tête-à-tête: jack parker

I’ve got a new conversation for you guys. Mr. Jack Parker.

 I met Jack when I was playing with John Mark McMillan on the David Crowder Band farewell tour. It was cool getting to know Jack and the guys. They are all very kind people. It was also really fun getting to watch them play every night. Jack is an amazing musician. Also funny.

I caught up with Jack a couple weeks ago. We discussed everything from his daily routine to Yngwie Malmsteen and got an update on his new band The Digital Age. And BWack.

Enjoy.

______________________________________________________________________________________

Hi Jack.
Hey former tour buddy!

What are you doing?
Sitting at our studio trying to put out some fires.  The email variety – not the literal state, process, or instance of combustion in which fuel or other material is ignited and combined with oxygen, giving off light, heat, and flame.

Oh. Ok. This is going to be interesting… Do you drink coffee?
Not very often.  I’m kind of a wimp when it comes to caffeine. So only in emergency situations is my final answer.  I seem to recall you and Jon consuming it by the gallon on tour?

Yeah… Dukes love coffee. What’s happening with your band The Digital Age?
Tons!  We are currently working on finishing up our first full-length record entitled “Evening:Morning” which is scheduled to release on August 6.  It is quasi-conceptual, with each song corresponding to its respective hour of the night/day.  We were wanting to do an indie release like we did with “Rehearsals” which would have put the album out sooner, but our good friends at Fair Trade Services convinced us to partner with them and we happily obliged!  On top of all that, we are still touring around playing shows and producing projects for other bands here at our studio Asterisk Sound.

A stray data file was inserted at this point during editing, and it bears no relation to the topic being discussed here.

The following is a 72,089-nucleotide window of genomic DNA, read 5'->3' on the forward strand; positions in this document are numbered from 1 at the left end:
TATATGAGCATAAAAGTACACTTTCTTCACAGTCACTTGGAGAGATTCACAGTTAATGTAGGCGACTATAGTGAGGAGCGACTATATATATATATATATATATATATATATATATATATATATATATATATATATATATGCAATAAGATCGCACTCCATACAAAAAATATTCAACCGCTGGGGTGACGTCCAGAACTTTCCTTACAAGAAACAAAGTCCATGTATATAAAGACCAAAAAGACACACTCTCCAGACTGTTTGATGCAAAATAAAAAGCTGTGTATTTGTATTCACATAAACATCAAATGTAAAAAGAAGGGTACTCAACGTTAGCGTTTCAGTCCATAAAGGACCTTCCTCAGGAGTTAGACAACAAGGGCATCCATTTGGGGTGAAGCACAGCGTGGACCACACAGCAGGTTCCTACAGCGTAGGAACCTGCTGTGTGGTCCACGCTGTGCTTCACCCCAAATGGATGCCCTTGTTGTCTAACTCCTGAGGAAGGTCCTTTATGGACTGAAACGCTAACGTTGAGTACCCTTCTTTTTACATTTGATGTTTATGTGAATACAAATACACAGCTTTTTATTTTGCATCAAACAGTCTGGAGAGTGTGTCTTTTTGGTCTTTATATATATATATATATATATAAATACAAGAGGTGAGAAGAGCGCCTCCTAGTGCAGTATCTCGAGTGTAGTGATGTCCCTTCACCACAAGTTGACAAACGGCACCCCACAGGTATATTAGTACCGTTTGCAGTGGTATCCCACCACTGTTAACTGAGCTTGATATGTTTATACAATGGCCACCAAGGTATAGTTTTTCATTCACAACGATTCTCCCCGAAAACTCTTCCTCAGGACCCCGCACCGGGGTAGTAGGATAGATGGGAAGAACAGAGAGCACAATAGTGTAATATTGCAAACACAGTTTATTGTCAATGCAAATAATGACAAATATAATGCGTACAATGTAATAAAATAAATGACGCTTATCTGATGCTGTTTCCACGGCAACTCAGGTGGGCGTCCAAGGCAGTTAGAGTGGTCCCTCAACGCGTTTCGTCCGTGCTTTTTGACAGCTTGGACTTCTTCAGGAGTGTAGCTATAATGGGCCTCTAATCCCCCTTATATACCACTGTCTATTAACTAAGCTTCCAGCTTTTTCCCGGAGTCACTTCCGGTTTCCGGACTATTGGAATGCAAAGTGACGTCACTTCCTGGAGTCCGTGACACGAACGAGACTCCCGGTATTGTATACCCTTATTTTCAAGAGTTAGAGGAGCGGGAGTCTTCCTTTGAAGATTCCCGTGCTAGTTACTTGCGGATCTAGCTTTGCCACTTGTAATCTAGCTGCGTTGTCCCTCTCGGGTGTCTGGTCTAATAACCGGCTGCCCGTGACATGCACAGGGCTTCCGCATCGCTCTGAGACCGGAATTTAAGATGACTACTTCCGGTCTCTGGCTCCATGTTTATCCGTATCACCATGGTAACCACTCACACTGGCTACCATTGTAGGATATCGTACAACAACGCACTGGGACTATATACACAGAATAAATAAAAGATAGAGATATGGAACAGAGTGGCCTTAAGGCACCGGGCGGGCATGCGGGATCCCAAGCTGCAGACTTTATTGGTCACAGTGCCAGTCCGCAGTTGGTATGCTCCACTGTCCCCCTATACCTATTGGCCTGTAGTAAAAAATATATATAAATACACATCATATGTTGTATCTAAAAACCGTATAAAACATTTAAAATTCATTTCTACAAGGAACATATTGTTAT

I kept up with you guys via twitter and instagram while you were building your studio. Did you guys build most of it yourselves?
Yes.  Our drummer, “bwack” or “the bwack” or “whacker” or anything else you want to call him pertaining to bushwhacking — his dad is a contractor/carpenter and would take him on jobs. So he had a knowledge of construction/design and basically we designed our dream studio and constructed it with bwack’s knowledge and skills.  It definitely gave me an appreciation for what construction workers do.  We would all show up at about 8am, do hard manual labor until about 5pm, come home, eat dinner and then just crash out.  Are you familiar with what they call the “manual labor?”

I worked hanging wallpaper in an industrial park for 2 days. So…

You’ve been playing with the guys in the band for years now. With that kind of history is it easier or more difficult to write new music together?
I would definitely say easier.  There is a kind of comfort level we have with each other just based on how much time we’ve spent together and I think writing thrives better in a more relaxed, unforced, familiar environment.